Peripherally Inserted Central Catheter Commonly Used Short-Term

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Among patients with short-term peripherally inserted central catheter, about 1 in 10 has a complication
Among patients with short-term peripherally inserted central catheter, about 1 in 10 has a complication

(HealthDay News) -- About 25% of peripherally inserted central catheters (PICCs) placed have a dwell time of 5 days or less, and almost 10% of patients with a short-term PICC experience a complication, according to a study published in the February issue of the Journal of Hospital Medicine.

David Paje, MD, MPH, from the University of Michigan Medical School in Ann Arbor, and colleagues collected data from medical records of adults who received PICCs during hospitalization. Patients were followed until PICC removal, death, or 70 days after insertion. The authors examined factors that were associated with short-term PICCs, with a dwell time of less than or equal to 5 days.

The researchers found that 25.3% of the 15,397 PICCs placed had a dwell time of less than or equal to 5 days; most of these (95.5%) were removed during hospitalization. Variables associated with short-term PICCs vs those placed for more than 5 days included difficult venous access, multilumen devices, and teaching hospitals (odds ratios, 1.54, 1.53, and 1.25, respectively). Overall, 9.6% of those with short-term PICCs experienced a complication, including 2.5% and 0.4% experiencing venous thromboembolism and central line-associated bloodstream infection events, respectively. Catheter occlusion and tip migration were the most common minor complications (4 and 2.2%, respectively).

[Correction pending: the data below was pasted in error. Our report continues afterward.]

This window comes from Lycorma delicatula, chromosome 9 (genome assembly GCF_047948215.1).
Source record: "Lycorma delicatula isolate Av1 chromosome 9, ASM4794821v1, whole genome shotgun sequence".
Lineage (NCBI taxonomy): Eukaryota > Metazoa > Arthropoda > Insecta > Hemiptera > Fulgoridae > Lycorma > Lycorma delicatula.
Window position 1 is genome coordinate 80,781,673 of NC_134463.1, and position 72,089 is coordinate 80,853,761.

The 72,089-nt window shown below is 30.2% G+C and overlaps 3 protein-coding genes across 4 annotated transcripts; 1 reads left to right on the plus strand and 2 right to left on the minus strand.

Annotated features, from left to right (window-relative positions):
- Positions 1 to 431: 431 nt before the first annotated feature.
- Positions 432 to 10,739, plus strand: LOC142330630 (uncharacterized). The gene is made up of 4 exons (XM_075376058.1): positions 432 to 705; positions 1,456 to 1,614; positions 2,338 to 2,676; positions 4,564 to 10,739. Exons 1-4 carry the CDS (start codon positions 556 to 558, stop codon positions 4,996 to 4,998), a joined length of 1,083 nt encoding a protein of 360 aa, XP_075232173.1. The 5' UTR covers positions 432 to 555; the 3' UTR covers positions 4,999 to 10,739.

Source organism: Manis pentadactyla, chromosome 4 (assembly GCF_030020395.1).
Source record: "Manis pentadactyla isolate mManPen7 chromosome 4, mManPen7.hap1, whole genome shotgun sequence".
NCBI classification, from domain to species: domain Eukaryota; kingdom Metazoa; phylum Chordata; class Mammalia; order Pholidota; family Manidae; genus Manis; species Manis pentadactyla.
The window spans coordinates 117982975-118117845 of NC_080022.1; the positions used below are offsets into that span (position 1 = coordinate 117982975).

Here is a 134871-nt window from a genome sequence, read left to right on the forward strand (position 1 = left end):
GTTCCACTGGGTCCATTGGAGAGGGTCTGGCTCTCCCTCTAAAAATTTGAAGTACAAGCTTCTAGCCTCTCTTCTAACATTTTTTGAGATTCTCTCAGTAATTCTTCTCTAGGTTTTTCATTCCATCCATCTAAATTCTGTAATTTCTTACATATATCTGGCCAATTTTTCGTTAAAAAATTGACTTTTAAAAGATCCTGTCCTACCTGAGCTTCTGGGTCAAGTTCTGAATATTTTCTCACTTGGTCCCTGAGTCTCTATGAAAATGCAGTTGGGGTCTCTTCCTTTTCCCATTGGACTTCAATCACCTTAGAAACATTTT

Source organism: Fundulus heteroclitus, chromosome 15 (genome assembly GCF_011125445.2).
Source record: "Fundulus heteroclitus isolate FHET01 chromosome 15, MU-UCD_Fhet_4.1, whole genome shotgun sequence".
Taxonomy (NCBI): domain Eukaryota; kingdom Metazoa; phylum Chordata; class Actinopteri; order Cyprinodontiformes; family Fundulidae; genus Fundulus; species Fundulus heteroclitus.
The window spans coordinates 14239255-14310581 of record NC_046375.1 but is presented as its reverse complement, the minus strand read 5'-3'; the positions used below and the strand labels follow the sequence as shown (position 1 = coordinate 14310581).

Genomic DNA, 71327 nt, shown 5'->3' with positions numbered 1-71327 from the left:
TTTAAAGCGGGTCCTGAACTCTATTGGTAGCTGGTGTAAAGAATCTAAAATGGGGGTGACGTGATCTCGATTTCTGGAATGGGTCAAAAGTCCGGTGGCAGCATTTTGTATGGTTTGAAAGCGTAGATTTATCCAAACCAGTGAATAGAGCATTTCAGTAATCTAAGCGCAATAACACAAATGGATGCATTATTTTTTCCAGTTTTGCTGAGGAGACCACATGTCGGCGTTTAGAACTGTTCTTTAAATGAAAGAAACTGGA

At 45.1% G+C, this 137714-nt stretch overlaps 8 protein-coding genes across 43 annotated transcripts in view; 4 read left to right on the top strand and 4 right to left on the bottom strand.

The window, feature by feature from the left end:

"As PICC placement, even for brief periods, is associated with complications, efforts targeted at factors underlying such use appear necessary," the authors write.

One author disclosed financial ties to the publishing industry and provided expert witness testimony; several authors disclosed ties to the health insurance industry.

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